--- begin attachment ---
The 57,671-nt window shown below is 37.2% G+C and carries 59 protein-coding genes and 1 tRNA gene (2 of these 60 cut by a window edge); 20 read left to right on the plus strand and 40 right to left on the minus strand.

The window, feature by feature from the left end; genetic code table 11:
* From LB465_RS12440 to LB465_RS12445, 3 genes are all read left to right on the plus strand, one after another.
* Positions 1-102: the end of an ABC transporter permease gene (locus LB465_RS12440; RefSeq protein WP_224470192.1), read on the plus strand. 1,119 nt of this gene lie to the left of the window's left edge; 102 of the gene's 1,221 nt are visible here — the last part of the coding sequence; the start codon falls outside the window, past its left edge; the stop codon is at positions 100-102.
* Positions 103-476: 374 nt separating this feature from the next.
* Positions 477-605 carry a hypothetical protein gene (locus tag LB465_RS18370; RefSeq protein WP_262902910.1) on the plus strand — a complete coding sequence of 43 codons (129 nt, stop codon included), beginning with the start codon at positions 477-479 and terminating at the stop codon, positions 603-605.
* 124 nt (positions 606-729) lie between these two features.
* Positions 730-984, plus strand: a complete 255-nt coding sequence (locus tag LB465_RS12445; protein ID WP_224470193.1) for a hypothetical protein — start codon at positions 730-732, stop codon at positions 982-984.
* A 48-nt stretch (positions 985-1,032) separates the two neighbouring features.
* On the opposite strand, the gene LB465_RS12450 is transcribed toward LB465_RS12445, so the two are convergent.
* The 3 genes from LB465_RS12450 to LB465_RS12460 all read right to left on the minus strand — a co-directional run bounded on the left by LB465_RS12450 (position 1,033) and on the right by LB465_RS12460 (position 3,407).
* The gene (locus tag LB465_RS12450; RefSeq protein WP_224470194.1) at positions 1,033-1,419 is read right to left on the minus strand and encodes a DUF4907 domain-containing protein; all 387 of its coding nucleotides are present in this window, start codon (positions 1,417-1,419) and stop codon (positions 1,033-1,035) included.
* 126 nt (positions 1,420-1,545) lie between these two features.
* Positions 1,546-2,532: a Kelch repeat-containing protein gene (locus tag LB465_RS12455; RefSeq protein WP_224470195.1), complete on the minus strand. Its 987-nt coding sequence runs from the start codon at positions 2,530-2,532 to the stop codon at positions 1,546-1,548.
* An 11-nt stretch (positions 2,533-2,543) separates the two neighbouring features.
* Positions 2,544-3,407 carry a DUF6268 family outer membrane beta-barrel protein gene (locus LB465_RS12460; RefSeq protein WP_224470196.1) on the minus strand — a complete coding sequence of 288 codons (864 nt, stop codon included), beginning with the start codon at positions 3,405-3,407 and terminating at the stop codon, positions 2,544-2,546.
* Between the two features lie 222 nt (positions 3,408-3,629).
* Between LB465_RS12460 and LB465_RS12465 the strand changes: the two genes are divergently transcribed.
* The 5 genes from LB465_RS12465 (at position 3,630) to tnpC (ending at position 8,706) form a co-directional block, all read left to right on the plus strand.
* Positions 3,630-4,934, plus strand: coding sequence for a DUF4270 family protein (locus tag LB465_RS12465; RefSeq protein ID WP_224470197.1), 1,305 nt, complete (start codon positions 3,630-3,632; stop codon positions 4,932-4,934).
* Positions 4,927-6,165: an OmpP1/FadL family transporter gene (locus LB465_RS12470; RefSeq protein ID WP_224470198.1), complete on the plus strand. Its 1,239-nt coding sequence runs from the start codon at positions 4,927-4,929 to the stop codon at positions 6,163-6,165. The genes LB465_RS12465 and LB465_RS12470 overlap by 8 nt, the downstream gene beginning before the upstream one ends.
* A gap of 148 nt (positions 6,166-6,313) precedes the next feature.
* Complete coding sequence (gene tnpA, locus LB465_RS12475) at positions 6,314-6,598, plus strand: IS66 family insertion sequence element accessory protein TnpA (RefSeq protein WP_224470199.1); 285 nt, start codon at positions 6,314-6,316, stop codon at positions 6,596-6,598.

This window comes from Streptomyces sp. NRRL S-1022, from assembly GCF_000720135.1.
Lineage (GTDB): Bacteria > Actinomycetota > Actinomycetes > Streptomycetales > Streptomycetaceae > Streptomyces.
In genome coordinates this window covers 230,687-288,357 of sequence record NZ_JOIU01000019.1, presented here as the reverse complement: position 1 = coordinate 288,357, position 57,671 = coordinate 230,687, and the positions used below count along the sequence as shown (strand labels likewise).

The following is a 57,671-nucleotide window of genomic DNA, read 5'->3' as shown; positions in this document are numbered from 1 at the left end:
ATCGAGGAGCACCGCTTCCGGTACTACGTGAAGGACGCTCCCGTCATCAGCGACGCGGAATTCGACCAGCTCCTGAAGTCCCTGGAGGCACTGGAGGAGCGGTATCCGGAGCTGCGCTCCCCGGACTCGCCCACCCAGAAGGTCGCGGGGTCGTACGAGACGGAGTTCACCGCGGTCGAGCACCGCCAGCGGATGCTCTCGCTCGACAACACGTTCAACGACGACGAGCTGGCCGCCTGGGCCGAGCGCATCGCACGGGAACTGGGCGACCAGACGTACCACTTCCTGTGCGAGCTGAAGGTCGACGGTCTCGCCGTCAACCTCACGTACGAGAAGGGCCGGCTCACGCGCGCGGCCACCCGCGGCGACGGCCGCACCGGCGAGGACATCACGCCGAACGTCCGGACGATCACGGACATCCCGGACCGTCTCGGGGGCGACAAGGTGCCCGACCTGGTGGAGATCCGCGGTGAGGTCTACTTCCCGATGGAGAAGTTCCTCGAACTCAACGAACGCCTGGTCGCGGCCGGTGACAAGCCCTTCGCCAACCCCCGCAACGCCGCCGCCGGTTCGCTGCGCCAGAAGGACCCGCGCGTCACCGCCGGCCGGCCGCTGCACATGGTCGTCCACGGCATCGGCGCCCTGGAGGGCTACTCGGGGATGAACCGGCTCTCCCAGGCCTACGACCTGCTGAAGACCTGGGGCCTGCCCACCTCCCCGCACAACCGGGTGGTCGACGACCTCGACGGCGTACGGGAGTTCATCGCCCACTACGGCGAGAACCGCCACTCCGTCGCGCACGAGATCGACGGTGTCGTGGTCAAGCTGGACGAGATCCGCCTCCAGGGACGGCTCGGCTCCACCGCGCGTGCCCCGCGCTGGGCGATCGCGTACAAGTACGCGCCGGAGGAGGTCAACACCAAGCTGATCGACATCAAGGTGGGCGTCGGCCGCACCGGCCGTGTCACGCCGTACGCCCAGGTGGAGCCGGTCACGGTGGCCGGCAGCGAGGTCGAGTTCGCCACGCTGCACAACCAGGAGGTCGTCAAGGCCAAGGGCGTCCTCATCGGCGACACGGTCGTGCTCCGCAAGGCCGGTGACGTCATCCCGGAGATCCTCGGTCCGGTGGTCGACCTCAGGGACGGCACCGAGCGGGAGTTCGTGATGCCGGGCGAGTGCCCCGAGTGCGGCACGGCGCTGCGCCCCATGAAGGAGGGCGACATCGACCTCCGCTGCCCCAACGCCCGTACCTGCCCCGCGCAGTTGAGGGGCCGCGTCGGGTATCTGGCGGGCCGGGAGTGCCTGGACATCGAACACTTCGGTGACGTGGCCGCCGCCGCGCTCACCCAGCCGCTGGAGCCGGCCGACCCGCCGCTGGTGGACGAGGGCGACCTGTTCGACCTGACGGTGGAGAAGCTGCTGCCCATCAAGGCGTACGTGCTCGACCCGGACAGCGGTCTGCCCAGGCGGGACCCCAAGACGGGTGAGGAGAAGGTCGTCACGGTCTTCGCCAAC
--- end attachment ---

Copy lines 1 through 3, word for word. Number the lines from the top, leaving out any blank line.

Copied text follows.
The 57,671-nt window shown below is 37.2% G+C and carries 59 protein-coding genes and 1 tRNA gene (2 of these 60 cut by a window edge); 20 read left to right on the plus strand and 40 right to left on the minus strand.

The window, feature by feature from the left end; genetic code table 11:
* From LB465_RS12440 to LB465_RS12445, 3 genes are all read left to right on the plus strand, one after another.